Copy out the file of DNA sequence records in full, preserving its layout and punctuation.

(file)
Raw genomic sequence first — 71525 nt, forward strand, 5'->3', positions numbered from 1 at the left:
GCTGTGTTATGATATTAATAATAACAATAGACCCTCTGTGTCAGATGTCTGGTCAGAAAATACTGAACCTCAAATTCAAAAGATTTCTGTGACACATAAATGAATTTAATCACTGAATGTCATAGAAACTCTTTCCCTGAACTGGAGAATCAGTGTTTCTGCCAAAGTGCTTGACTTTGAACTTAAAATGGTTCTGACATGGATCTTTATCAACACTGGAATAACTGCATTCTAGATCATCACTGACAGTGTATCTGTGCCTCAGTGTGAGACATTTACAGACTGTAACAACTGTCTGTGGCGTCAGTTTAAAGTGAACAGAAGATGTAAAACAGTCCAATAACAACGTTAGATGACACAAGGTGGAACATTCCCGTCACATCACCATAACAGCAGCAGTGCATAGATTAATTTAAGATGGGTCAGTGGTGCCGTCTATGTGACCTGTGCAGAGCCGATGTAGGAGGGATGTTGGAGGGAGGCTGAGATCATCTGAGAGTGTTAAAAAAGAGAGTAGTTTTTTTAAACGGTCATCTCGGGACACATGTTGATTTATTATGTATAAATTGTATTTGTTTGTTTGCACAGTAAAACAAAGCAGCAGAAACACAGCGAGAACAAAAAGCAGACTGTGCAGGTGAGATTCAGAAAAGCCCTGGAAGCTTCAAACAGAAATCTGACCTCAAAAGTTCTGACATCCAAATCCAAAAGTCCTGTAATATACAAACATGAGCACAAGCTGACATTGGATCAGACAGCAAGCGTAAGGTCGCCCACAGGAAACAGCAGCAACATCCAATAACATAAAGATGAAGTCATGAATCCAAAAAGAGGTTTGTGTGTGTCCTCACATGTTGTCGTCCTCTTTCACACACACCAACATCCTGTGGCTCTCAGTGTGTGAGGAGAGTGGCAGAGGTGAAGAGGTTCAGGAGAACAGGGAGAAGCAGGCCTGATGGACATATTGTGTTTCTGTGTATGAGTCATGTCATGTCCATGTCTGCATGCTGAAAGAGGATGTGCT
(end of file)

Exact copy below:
Raw genomic sequence first — 71525 nt, forward strand, 5'->3', positions numbered from 1 at the left:
GCTGTGTTATGATATTAATAATAACAATAGACCCTCTGTGTCAGATGTCTGGTCAGAAAATACTGAACCTCAAATTCAAAAGATTTCTGTGACACATAAATGAATTTAATCACTGAATGTCATAGAAACTCTTTCCCTGAACTGGAGAATCAGTGTTTCTGCCAAAGTGCTTGACTTTGAACTTAAAATGGTTCTGACATGGATCTTTATCAACACTGGAATAACTGCATTCTAGATCATCACTGACAGTGTATCTGTGCCTCAGTGTGAGACATTTACAGACTGTAACAACTGTCTGTGGCGTCAGTTTAAAGTGAACAGAAGATGTAAAACAGTCCAATAACAACGTTAGATGACACAAGGTGGAACATTCCCGTCACATCACCATAACAGCAGCAGTGCATAGATTAATTTAAGATGGGTCAGTGGTGCCGTCTATGTGACCTGTGCAGAGCCGATGTAGGAGGGATGTTGGAGGGAGGCTGAGATCATCTGAGAGTGTTAAAAAAGAGAGTAGTTTTTTTAAACGGTCATCTCGGGACACATGTTGATTTATTATGTATAAATTGTATTTGTTTGTTTGCACAGTAAAACAAAGCAGCAGAAACACAGCGAGAACAAAAAGCAGACTGTGCAGGTGAGATTCAGAAAAGCCCTGGAAGCTTCAAACAGAAATCTGACCTCAAAAGTTCTGACATCCAAATCCAAAAGTCCTGTAATATACAAACATGAGCACAAGCTGACATTGGATCAGACAGCAAGCGTAAGGTCGCCCACAGGAAACAGCAGCAACATCCAATAACATAAAGATGAAGTCATGAATCCAAAAAGAGGTTTGTGTGTGTCCTCACATGTTGTCGTCCTCTTTCACACACACCAACATCCTGTGGCTCTCAGTGTGTGAGGAGAGTGGCAGAGGTGAAGAGGTTCAGGAGAACAGGGAGAAGCAGGCCTGATGGACATATTGTGTTTCTGTGTATGAGTCATGTCATGTCCATGTCTGCATGCTGAAAGAGGATGTGCT